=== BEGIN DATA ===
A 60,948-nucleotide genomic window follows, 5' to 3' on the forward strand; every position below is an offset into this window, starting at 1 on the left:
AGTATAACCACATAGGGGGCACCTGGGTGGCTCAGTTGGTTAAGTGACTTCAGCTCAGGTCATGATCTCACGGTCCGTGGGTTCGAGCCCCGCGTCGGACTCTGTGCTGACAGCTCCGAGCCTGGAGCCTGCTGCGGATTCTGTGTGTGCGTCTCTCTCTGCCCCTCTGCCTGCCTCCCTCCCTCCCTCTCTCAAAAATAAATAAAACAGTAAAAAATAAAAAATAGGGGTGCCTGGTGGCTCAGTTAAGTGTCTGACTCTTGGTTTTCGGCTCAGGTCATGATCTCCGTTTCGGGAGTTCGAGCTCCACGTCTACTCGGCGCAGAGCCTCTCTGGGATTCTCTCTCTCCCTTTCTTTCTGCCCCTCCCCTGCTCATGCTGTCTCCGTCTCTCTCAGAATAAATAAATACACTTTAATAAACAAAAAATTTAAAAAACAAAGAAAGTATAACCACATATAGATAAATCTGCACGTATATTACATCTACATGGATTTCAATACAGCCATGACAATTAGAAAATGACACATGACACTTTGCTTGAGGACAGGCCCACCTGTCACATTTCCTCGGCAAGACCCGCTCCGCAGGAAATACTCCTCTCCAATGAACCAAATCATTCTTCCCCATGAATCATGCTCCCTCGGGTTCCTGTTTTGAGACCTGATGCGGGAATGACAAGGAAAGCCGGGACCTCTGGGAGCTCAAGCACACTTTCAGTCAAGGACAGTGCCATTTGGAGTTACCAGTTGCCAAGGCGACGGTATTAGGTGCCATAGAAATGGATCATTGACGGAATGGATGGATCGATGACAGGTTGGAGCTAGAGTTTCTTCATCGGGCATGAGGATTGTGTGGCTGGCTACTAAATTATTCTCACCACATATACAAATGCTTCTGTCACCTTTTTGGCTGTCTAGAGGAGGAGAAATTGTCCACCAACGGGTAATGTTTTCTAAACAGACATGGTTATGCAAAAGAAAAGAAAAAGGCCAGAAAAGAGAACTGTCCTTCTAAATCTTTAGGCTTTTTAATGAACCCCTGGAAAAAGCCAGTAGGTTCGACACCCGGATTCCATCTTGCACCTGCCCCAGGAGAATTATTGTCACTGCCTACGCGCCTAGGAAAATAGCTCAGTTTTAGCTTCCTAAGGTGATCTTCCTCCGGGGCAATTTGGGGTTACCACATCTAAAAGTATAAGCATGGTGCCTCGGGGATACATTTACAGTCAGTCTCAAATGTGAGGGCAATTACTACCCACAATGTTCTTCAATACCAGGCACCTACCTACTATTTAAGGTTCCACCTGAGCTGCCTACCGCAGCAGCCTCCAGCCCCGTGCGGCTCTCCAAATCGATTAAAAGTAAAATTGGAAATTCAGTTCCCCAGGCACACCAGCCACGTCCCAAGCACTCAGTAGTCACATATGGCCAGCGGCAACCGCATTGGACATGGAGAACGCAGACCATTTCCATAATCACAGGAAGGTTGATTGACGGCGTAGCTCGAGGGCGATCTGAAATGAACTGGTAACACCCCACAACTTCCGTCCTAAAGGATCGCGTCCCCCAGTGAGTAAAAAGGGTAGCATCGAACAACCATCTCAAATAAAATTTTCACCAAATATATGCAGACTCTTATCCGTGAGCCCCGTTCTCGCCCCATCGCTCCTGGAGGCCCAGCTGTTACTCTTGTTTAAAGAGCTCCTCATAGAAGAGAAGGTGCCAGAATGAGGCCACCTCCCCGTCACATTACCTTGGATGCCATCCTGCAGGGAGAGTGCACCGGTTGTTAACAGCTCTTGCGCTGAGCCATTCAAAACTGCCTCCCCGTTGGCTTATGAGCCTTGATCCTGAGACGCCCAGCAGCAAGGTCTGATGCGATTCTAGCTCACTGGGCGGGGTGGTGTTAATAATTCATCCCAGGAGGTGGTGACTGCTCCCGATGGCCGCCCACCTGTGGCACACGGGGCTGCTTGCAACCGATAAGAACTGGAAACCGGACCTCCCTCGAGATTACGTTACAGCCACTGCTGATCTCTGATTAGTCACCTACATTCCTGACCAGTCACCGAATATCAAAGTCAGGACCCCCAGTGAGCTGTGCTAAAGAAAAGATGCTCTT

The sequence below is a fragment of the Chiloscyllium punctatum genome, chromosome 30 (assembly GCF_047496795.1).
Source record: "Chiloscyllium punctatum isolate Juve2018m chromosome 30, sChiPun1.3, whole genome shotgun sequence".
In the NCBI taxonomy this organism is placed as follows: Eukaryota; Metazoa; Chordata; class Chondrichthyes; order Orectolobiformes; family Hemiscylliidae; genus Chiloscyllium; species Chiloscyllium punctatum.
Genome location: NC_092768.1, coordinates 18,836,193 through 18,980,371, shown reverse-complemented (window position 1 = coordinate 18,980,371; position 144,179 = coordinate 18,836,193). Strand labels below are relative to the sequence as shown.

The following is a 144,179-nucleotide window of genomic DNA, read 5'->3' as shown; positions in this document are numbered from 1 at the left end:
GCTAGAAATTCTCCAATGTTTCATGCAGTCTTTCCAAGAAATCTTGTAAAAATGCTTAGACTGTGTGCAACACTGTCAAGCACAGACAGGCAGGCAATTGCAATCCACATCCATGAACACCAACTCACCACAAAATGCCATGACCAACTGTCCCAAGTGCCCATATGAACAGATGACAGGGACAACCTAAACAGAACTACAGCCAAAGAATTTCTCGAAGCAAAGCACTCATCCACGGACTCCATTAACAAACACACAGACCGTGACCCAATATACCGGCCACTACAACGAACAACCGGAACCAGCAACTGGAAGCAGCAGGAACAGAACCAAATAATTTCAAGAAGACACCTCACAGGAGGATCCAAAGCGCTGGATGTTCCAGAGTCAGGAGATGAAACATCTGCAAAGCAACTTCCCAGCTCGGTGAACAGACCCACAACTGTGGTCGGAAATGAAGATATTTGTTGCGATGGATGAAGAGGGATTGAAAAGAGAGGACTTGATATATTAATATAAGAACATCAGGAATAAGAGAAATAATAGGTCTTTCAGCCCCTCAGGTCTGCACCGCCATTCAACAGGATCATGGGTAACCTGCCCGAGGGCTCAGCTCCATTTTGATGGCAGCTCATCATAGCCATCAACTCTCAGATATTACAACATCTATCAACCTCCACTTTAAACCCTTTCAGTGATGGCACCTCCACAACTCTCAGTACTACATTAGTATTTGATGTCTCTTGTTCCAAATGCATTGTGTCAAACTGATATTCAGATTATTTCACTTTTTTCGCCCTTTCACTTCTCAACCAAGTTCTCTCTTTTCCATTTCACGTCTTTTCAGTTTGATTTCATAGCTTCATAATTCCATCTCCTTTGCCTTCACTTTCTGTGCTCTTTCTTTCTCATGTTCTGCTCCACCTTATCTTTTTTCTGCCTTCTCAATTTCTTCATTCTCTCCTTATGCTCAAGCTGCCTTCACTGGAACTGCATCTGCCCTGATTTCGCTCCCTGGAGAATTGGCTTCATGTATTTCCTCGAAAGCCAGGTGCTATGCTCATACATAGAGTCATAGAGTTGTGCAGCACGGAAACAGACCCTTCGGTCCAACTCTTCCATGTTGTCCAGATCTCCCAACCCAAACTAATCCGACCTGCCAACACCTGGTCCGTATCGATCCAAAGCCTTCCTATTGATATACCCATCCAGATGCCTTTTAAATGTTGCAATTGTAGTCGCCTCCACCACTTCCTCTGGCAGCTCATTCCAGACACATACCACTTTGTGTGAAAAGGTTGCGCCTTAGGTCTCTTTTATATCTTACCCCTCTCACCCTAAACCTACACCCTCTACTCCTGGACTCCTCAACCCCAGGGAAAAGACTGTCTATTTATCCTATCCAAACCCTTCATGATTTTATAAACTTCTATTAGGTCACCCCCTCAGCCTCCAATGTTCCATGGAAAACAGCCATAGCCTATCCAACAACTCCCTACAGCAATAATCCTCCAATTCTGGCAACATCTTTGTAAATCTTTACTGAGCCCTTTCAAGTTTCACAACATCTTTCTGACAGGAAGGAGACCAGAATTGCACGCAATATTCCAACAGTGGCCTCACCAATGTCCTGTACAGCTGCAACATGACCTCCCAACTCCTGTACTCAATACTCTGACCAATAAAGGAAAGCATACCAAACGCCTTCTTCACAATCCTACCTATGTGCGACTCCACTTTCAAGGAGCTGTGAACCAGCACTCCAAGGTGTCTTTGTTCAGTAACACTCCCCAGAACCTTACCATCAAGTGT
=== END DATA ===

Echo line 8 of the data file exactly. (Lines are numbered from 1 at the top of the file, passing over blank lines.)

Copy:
GCTAGAAATTCTCCAATGTTTCATGCAGTCTTTCCAAGAAATCTTGTAAAAATGCTTAGACTGTGTGCAACACTGTCAAGCACAGACAGGCAGGCAATTGCAATCCACATCCATGAACACCAACTCACCACAAAATGCCATGACCAACTGTCCCAAGTGCCCATATGAACAGATGACAGGGACAACCTAAACAGAACTACAGCCAAAGAATTTCTCGAAGCAAAGCACTCATCCACGGACTCCATTAACAAACACACAGACCGTGACCCAATATACCGGCCACTACAACGAACAACCGGAACCAGCAACTGGAAGCAGCAGGAACAGAACCAAATAATTTCAAGAAGACACCTCACAGGAGGATCCAAAGCGCTGGATGTTCCAGAGTCAGGAGATGAAACATCTGCAAAGCAACTTCCCAGCTCGGTGAACAGACCCACAACTGTGGTCGGAAATGAAGATATTTGTTGCGATGGATGAAGAGGGATTGAAAAGAGAGGACTTGATATATTAATATAAGAACATCAGGAATAAGAGAAATAATAGGTCTTTCAGCCCCTCAGGTCTGCACCGCCATTCAACAGGATCATGGGTAACCTGCCCGAGGGCTCAGCTCCATTTTGATGGCAGCTCATCATAGCCATCAACTCTCAGATATTACAACATCTATCAACCTCCACTTTAAACCCTTTCAGTGATGGCACCTCCACAACTCTCAGTACTACATTAGTATTTGATGTCTCTTGTTCCAAATGCATTGTGTCAAACTGATATTCAGATTATTTCACTTTTTTCGCCCTTTCACTTCTCAACCAAGTTCTCTCTTTTCCATTTCACGTCTTTTCAGTTTGATTTCATAGCTTCATAATTCCATCTCCTTTGCCTTCACTTTCTGTGCTCTTTCTTTCTCATGTTCTGCTCCACCTTATCTTTTTTCTGCCTTCTCAATTTCTTCATTCTCTCCTTATGCTCAAGCTGCCTTCACTGGAACTGCATCTGCCCTGATTTCGCTCCCTGGAGAATTGGCTTCATGTATTTCCTCGAAAGCCAGGTGCTATGCTCATACATAGAGTCATAGAGTTGTGCAGCACGGAAACAGACCCTTCGGTCCAACTCTTCCATGTTGTCCAGATCTCCCAACCCAAACTAATCCGACCTGCCAACACCTGGTCCGTATCGATCCAAAGCCTTCCTATTGATATACCCATCCAGATGCCTTTTAAATGTTGCAATTGTAGTCGCCTCCACCACTTCCTCTGGCAGCTCATTCCAGACACATACCACTTTGTGTGAAAAGGTTGCGCCTTAGGTCTCTTTTATATCTTACCCCTCTCACCCTAAACCTACACCCTCTACTCCTGGACTCCTCAACCCCAGGGAAAAGACTGTCTATTTATCCTATCCAAACCCTTCATGATTTTATAAACTTCTATTAGGTCACCCCCTCAGCCTCCAATGTTCCATGGAAAACAGCCATAGCCTATCCAACAACTCCCTACAGCAATAATCCTCCAATTCTGGCAACATCTTTGTAAATCTTTACTGAGCCCTTTCAAGTTTCACAACATCTTTCTGACAGGAAGGAGACCAGAATTGCACGCAATATTCCAACAGTGGCCTCACCAATGTCCTGTACAGCTGCAACATGACCTCCCAACTCCTGTACTCAATACTCTGACCAATAAAGGAAAGCATACCAAACGCCTTCTTCACAATCCTACCTATGTGCGACTCCACTTTCAAGGAGCTGTGAACCAGCACTCCAAGGTGTCTTTGTTCAGTAACACTCCCCAGAACCTTACCATCAAGTGT